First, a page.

Carolina Hurricanes owner Peter Karmanos is looking to sell his NHL franchise. His reasoning seems to be sound, as he’s 71 and would prefer to leave on his own terms rather than being forced out like we’ve seen happen to two NBA owners this year. He’s looking for the $400 million range that divisional rival New York Islanders sold for this summer when John Wang ended his tenure. That number seems high, according to the most recent Forbes’ valuation of the franchise, where the team ranked 27th overall, just behind the Islanders. However, the team’s new management, combined with the potential in the “Research Triangle” that includes Raleigh, actually makes now a good time to invest in the team.
VALUE OF THE ON-ICE TEAM
Carolina finished seventh in the very competitive Metropolitan Division last season. The team took a huge hit with Jordan Staal breaking his tibia this week in Buffalo. According to capgeek.com, Jordan is one of three top-paid forwards who are locked in with the Canes through 2018. Jordan’s older brother Eric is the highest-paid Cane at 8 million/year and has two seasons left on his current contract. The three highest paid blueliners are locked in for the next two years, including Justin Faulk for six years. Andrej Sekara has been a steal at $2.75 mil but he’ll be up for a new deal (and presumed raise) once this year ends. Cam Ward has two years left on his contract with $ 6 million-plus in cap hit and a no-trade clause. Whether or not he can wrest his starting job from Anton Khudobin will tell if this contract becomes an albatross.
The offseason created some front-office changes in Raleigh. Stanley Cup champion Ron Francis takes over at GM and Bill Peters is the bench boss. Peters worked as an assistant to Mike Babock in Detroit after years as head coach in juniors and the AHL. Francis has been with the Hurricanes franchise for years as a player and executive. This is a good battery that has already secured Alex Semin, a top-rate forward with tremendous upside. In a division like the Metropolitan (which absolutely sucks as a name and I demand a return to the old name divisions from the 80s/90s), teams need one agitator to counter the likes of Zac Rinaldo in Philly and Dan Carcillo on the Rangers. The on-ice productivity should go up and look for Carolina to contend for the playoffs in the next couple seasons if they can get their goaltending situation solved.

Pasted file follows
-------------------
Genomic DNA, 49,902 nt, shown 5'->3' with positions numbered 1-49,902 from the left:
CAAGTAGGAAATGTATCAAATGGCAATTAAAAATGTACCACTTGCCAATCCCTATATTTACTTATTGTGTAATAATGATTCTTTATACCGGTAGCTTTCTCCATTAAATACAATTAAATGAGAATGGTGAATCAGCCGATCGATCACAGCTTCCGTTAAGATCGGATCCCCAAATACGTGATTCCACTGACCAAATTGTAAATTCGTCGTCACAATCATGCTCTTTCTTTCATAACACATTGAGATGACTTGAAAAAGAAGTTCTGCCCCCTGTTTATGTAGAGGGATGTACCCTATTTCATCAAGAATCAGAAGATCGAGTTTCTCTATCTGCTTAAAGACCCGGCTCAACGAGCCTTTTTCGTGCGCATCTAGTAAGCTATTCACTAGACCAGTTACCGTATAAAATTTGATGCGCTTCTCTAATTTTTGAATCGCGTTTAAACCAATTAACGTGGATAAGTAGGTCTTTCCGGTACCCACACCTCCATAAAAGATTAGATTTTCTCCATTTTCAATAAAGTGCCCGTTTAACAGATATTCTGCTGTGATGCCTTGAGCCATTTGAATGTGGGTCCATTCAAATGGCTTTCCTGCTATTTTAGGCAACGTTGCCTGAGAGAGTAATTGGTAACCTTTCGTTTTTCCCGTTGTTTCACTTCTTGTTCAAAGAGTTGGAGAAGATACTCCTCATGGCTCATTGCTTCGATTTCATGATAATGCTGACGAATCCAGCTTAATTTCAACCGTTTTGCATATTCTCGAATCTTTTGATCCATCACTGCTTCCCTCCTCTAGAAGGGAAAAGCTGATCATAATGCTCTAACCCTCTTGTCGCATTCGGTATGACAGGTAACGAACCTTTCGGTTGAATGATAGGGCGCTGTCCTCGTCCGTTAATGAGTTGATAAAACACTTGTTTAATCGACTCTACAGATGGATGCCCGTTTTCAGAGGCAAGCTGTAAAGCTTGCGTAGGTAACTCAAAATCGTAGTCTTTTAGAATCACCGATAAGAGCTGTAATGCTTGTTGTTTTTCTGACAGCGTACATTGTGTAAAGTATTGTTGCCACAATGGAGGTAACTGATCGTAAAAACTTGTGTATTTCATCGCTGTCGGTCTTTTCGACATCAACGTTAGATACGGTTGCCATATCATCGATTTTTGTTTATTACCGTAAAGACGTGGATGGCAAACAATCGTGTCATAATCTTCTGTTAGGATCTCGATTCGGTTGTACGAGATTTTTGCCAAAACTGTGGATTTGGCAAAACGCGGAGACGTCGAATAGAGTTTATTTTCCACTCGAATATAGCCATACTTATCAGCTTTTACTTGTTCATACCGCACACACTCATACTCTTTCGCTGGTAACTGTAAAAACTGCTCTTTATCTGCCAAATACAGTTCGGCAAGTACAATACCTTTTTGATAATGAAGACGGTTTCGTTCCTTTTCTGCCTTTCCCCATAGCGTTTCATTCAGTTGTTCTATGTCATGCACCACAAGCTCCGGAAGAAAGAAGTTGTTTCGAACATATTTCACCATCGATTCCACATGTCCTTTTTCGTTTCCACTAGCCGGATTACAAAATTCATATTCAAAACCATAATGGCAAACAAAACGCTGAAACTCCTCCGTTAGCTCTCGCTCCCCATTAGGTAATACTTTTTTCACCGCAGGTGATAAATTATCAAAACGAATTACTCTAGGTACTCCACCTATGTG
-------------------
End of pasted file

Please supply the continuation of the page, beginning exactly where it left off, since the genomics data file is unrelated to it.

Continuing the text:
THE BUSINESS SIDE
It’s been almost twenty years since Karmanos contentiously moved the Hartford Whalers from New England to the Carolinas. Hockey in Dixie wasn’t a new proposition but a dicey one at that. Not only has the team won a Stanley Cup, they have helped grow the sport in the area. The ECHL has three teams in South Carolina alone. The Charlotte Checkers, the Hurricanes’ AHL affiliate, consistently draw in the top third of the league, after the town moved up from the ECHL.
Part of the reasoning behind leaving Hartford was the business drain from the Northeast that headed South. This trend is continuing, as the Research Triangle Region notes. Over 60,000 move to the region annually, according to the organization, as the combination of top-flight universities, low taxes, and the fact that it doesn’t snow all winter continues to attract businesses big and small.
Here’s where the Hurricanes can succeed on the financial scoreboard. The “brain gain” will continue to draw talent, especially those from hockey areas like New England and the Midwest. Top science schools like Michigan and those in the Northeast have renown hockey programs and attract students who are fans. As has happened in other Metropolitan Division markets, more kids will take to the ice and pique interest in the NHL franchise. These businesses and schools will need to use entertainment options to close deals and recruit and retain top employees. In Raleigh-Durham, the Canes are the best option Their prices are reasonable and your overall value is better compared to other teams in the Northeast.
$400 million is a high price right now. Karmanos will probably close his deal north of $250 million and still make a large profit off his initial $48 million purchase price 20 years ago. That price tag would bring it in line with the price David Blitzer and Josh Harris payed for the Devils in 2013. This is a team with perhaps the most financial upside in the Eastern Conference and can make someone a lot of money on their own growth potential. The league will continue to increase teams’ value as it adds more franchises. To borrow a line from Ferris Bueller: “If you have the means, I suggest picking one up.”
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